When it comes to starting pitchers, 2018 felt different. Relievers were used differently, several teams unveiled ‘The Opener’ as part of their strategy, and the trend of giving more and more innings to the bullpen continued. Bullpen games that were deemed unthinkable several years ago (even in Wild Card games) became something of the normal trend to try to gain an edge in both regular season games, and the postseason.
Some of the noteworthy and otherwise atypical achievements of the season include the Rays innovative way to use their own bullpen. Sergio Romo became the first picture in modern baseball to start multiple games on zero days’ rest, Diego Castilla managed to compile 17 innings despite starting in 11 games, and Ryne Stanek started 29 (!) games, but only posted 40 total innings.
Not to put too find a point on it, but in August, the Tampa Bay Rays still had a shot at the playoffs, and had a short period of time when they rostered ZERO starting pitchers.
Rays' updated rotation— Devan Fink (@DevanFink) July 31, 2018
The Rays weren’t the only team to expand their starting pitching corps, as teams started more players than ever in 2018. In 2017, 315 players started games. Across 4862 total games started in 2018, teams sent out a total of 343 pitchers to the mound to start a game, a near 10-percent year-over-year increase.
Of 2018’s 343 ‘starters’ nearly half (160) started fewer than 10 games in total, meaning over 46 percent of 2018 starters accounted for only 11.5 percent of total starts. That’s a lot of work for the remaining 53 percent of starters, and teams had to get creative with depth, especially when players only started a handful of games, or one game.
Nearly one-third of the 160 starters who started nine of fewer games only got one spot-start. In other words, 53 players started only one game all season. Talk about bucking a trend, a near-15 percent of the total starts last year went to guys who only started that one game! This is more than double the number of ‘one-and-dones’ from 2017, a year in which we saw a total of 27 spot-starts.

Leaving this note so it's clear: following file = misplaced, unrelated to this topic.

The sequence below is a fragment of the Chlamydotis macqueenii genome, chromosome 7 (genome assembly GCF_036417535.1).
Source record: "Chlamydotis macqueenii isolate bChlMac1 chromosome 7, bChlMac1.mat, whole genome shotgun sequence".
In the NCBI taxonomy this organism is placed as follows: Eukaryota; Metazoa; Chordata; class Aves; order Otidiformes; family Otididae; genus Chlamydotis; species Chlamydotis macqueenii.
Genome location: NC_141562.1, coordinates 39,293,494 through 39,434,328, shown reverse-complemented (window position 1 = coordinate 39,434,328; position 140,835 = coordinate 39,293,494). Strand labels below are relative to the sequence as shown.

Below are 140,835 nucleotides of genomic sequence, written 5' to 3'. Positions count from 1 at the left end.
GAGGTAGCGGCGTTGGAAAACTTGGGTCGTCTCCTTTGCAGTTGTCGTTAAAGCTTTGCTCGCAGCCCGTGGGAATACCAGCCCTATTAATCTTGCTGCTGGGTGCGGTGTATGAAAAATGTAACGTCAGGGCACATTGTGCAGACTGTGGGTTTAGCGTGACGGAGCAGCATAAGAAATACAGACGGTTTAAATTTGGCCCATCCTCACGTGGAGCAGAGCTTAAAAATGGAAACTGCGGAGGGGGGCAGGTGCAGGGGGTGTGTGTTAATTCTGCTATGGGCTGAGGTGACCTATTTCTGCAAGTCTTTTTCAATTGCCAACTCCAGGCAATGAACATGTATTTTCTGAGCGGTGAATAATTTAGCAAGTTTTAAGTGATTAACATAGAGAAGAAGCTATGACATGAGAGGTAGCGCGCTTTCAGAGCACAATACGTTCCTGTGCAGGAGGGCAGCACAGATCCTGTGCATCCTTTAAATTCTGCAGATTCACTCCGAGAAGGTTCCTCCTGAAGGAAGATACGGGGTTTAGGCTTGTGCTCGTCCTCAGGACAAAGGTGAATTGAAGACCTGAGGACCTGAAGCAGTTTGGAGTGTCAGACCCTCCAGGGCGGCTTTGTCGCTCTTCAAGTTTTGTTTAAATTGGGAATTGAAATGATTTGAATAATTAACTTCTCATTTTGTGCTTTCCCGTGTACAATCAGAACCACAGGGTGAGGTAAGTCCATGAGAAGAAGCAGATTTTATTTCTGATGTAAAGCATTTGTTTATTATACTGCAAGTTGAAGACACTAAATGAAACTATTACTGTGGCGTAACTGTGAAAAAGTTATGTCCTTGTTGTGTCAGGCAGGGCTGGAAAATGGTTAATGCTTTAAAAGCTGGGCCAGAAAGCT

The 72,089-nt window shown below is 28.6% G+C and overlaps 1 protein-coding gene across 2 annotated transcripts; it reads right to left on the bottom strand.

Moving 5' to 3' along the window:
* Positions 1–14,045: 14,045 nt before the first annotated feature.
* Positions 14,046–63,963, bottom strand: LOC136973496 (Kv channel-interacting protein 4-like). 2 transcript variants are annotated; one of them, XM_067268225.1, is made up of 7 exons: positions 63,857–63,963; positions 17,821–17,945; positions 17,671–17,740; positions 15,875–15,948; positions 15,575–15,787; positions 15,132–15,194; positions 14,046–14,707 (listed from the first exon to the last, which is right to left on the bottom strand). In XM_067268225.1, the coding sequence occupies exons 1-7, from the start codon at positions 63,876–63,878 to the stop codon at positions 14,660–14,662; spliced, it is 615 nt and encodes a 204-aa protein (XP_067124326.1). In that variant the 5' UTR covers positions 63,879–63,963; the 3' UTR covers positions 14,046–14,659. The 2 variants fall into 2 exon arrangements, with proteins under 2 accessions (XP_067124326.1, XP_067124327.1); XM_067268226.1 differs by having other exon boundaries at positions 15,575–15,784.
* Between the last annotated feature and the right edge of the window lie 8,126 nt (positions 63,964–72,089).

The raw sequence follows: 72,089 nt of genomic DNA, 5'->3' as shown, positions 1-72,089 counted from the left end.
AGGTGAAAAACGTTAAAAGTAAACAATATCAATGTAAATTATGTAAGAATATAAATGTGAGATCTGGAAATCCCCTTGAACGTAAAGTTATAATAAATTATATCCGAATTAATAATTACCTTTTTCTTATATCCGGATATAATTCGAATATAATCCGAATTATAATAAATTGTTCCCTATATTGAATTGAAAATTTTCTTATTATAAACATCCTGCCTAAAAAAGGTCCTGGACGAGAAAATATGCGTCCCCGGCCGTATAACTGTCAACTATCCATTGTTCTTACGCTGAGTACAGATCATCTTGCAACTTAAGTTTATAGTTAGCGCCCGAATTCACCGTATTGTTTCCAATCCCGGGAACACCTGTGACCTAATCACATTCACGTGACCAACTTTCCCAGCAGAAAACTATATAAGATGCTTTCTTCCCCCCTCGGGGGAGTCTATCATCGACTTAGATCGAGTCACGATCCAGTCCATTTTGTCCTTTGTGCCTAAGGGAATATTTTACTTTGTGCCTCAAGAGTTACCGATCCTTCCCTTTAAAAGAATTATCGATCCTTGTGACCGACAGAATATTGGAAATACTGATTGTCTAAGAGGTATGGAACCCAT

Collectively, starters averaged a total of 76 innings last year, with the median innings pitched being 53 ⅓. But this only part of the story, because as mentioned above, 183 pitchers accounted for nearly 90 percent of all games started in 2018. Unsurprisingly, looking at those pitchers’ aggregate numbers tells a different story.
Analyzing pitchers who started more than ten games this season, what we can define as the more classic starting pitcher role (although the Rays throw that off a bit), the median stat line shows the most typical pitcher threw 130 innings, posted a 4.15 earned run average, struck out about 7.8 hitters per nine innings, and walked 2.98 per nine innings. The median 2018 pitching value ended up about 1.4 wins per FanGraphs’ WAR.
Using these median numbers as anchors, we can identify the most quintessential pitchers of the 2018 seasons — pitchers who really define the average starter in the game last season.
The Padres’ Joey Lucchesi threw 130 innings (check), had an ERA slightly below the median at 4.08 (check), and a walk per nine at exactly the median, 2.98. His 10.04 K/9 was much higher than the typical 2018 pitcher, but that was mitigated by a home run per nine that was higher as well (1.59). He only totaled 1.1 wins last season, but he’s a good example of your typical 2018 starter.
Madison Bumgarner is right there with Lucchesi, having started 21 games. Bumgarner was one out short of the exact innings pitched median, finishing the season with 129 ⅔ innings, and he was right on the money with a 2.98 walk per nine. Unsurprisingly, he finished with the exact pitching wins median, with a 1.4 fWAR.
2018 represented a major shift in the way starters are used in the game, but if you’re looking for a statline that represents the typical 2018 starter, pull up the stat page of Bumgarner or Lucchese to get a sense for what average really looked like.